Finally.

Finally, there is some degree of certainty around the future of the Portuguese Golden Visa program.

After a year of rumors and ever-changing semi-official announcements, on February 12, 2021, the actual updates to the law were published. It takes effect on January 1, 2022.

You may not like the new rules, but at least now they are official. Let’s take a look at what’s changing and what you should do about it.

What’s changing in 2022

No more real estate investments in Lisbon, Porto, or along the coast

If you want to qualify for the Portuguese Golden Visa through direct real estate investment, you can no longer invest in the two largest cities of Portugal, nor anywhere else along the coast of the mainland. That includes the Algarve, the “silver coast”, Sintra, and so on.

From January 1, 2022, you can only make qualifying investments in the interior of mainland Portugal (the exact municipalities are listed on pages 2-4 in this document), as well as in the autonomous regions of Madeira and the Azores.

Note: The law specifically only refers to real estate meant for housing (“habitação”), which some take to mean that investments in commercial real estate—such as hotels—will still be allowed in these regions in 2022 and beyond. Personally, I would not want to rely on this exception until there is more legal clarity on this point.

⚠️ Webinar alert: On February 18, 2021, OptylonKrea hosted a webinar for those still interested in going the real estate route in Lisbon, where they also covered the 2022 Golden Visa changes and what they mean for you.

📼 Watch the webinar

Increased minimum investments for funds: €500,000

While the limitations on real estate investments along the coast have been expected for over a year, many had hoped that the investment fund route would prove to be a good alternative for those wanting a high-quality investment at a reasonable entry price.

It may still prove to be a popular path, but the increase from €350,000 to €500,000 minimum investment may put some people off the idea.

Luckily there are still plenty of funds to pick from that you can invest in from just €350,000 in 2021.

Increased minimums for other capital transfer routes

While less popular than the fund and real estate routes, it’s worth noting that the other capital transfer options are also seeing their minimums increase. The R&D route and company formation options are increasing from €350,000 to €500,000, and the pure “transfer a bunch of money to a Portuguese bank account and let it sit there” option will now require a €1.5 million commitment rather than the previous €1 million.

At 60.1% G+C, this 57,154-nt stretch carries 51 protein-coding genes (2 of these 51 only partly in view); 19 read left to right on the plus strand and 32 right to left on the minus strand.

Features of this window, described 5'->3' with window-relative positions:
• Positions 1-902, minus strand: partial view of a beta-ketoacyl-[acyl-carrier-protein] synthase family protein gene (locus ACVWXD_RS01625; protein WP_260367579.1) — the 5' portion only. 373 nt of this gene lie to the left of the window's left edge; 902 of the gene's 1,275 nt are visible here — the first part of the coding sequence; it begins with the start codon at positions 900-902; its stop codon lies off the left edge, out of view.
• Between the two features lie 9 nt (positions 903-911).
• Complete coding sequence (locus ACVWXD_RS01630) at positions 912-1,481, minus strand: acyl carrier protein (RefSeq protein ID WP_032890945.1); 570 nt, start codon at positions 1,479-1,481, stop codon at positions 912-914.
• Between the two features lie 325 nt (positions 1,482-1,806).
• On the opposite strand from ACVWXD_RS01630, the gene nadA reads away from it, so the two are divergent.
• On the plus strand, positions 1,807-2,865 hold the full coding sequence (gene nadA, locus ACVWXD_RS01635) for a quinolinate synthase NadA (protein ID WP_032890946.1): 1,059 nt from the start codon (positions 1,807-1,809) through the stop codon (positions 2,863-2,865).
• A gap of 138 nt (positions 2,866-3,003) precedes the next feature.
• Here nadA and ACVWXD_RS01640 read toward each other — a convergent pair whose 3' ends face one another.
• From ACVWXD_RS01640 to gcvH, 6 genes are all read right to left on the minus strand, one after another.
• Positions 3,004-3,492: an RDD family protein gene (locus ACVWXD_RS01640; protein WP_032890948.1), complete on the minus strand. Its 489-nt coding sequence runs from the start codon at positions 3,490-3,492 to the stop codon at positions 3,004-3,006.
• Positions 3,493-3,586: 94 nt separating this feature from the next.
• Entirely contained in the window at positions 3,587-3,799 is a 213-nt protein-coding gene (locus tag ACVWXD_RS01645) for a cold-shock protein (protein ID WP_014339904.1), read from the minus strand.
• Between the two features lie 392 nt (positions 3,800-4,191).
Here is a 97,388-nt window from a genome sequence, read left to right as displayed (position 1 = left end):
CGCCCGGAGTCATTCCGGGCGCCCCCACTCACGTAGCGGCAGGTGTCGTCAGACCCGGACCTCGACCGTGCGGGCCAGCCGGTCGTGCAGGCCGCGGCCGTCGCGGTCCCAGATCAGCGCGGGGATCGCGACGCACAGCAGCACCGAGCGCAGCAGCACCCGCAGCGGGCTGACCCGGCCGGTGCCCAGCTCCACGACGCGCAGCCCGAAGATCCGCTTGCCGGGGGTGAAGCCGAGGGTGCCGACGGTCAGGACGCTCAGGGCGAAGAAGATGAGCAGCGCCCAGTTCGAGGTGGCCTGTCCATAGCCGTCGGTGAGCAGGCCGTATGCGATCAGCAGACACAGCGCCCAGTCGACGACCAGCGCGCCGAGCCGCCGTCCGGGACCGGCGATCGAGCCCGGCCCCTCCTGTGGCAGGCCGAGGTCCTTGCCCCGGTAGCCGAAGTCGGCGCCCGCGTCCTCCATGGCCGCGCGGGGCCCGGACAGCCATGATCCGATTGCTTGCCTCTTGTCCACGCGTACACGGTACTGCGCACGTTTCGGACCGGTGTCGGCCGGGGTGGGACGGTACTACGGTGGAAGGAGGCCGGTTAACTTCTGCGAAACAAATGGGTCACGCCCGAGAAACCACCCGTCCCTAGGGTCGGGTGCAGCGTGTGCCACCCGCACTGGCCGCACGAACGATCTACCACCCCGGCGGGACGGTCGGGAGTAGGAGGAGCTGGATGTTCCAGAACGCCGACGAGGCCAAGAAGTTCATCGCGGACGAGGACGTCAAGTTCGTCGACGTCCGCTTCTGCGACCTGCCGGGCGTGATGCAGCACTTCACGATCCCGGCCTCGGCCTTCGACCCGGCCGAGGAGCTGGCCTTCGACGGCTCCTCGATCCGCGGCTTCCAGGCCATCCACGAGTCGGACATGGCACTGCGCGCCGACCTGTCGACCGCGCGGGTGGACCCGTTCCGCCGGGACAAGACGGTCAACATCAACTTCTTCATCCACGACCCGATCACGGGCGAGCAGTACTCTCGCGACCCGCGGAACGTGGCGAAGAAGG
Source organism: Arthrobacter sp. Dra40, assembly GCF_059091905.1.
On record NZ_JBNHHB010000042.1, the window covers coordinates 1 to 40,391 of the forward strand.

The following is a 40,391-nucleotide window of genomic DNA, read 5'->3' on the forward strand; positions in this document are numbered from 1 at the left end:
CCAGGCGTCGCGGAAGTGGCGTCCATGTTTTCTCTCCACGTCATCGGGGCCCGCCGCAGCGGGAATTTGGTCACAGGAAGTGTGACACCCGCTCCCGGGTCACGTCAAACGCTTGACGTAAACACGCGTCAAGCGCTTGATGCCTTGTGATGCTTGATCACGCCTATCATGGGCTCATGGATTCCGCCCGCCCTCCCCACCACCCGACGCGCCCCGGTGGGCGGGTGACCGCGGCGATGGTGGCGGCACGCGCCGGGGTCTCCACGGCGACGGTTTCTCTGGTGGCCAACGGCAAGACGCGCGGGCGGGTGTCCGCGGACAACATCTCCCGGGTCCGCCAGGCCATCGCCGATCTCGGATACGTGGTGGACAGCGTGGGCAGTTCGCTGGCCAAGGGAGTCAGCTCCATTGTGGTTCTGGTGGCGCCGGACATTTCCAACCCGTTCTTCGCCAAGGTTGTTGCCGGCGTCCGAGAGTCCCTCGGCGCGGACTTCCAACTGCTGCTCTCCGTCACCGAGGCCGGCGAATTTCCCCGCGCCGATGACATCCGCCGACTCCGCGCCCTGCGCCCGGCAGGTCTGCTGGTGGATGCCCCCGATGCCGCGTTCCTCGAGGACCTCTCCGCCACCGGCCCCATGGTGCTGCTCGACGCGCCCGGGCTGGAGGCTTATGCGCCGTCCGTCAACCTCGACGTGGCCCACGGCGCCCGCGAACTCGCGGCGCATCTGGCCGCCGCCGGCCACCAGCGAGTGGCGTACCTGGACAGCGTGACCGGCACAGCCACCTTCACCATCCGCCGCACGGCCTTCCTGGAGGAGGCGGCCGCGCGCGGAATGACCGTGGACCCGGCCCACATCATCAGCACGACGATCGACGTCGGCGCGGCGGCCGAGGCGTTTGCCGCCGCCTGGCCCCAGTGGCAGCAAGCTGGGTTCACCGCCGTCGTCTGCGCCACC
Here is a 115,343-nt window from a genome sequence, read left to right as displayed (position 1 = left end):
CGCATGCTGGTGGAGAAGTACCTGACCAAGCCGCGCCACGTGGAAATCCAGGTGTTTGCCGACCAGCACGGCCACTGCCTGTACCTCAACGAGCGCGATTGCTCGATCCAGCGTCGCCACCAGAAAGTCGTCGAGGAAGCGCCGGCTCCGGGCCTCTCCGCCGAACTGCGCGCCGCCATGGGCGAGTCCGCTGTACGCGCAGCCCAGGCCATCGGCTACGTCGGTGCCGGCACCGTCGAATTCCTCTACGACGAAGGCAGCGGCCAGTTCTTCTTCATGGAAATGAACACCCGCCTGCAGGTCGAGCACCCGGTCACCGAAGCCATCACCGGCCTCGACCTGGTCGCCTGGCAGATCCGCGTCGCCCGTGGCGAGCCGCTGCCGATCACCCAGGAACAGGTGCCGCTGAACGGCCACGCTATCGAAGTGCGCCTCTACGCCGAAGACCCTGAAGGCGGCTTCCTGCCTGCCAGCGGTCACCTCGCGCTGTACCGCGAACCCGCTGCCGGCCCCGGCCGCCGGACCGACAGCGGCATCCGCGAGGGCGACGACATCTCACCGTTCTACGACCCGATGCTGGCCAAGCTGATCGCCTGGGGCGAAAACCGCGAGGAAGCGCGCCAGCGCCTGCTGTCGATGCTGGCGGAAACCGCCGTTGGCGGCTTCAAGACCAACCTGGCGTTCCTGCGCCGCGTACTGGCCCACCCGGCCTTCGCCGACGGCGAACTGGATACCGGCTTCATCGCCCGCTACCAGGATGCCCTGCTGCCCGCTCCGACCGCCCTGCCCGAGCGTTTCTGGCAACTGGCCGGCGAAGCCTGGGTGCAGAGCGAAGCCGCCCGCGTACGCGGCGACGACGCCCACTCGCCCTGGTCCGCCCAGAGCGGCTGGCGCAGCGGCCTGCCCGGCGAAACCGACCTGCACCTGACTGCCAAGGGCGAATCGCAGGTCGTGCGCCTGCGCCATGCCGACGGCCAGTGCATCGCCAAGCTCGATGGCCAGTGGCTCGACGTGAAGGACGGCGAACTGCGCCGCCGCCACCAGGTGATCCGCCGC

What is not changing?

If you had plans of launching a Portuguese company employing at least 10 locals or making a €250,000 investment in support of the arts, well, then you’re in luck: Nothing will change for these options.

None of the changes will apply retroactively to anyone who submits their Golden Visa application before December 31, 2021.

In other words, if you apply for the GV in 2021, you’ll be grandfathered into the current rules, including for any future renewals of your status.

What should you do about the announced changes?

If you are planning to invest in real estate in Lisbon, Porto, or along the coast, well, then you better hurry. You still have time, of course, but the sooner you get started, the better.

The December 31, 2021 deadline refers to when you will need to have submitted your Golden Visa application. So to be on the safe side, I’d recommend finalizing your investment as soon as possible.

Better yet, consider making an investment with a reputable company such as Mercan who will buy back your investment in case your application is denied.

Also, get started on collecting the information needed for your application. In many countries (e.g. the United States), it may take a few months to get a copy of your criminal records, for example.

The same goes if you would like to qualify for the Golden Visa by making a €350,000 investment into an investment fund. While applications based on this type of investment typically result in less paperwork needing to be collected from the Portuguese side, it may still take a while to get your tax number, open a bank account, etc.

Or perhaps you don’t mind the increased investment amounts—in which case there is no need to rush things.


What will you do? Join the discussion in the Nomad Gate community.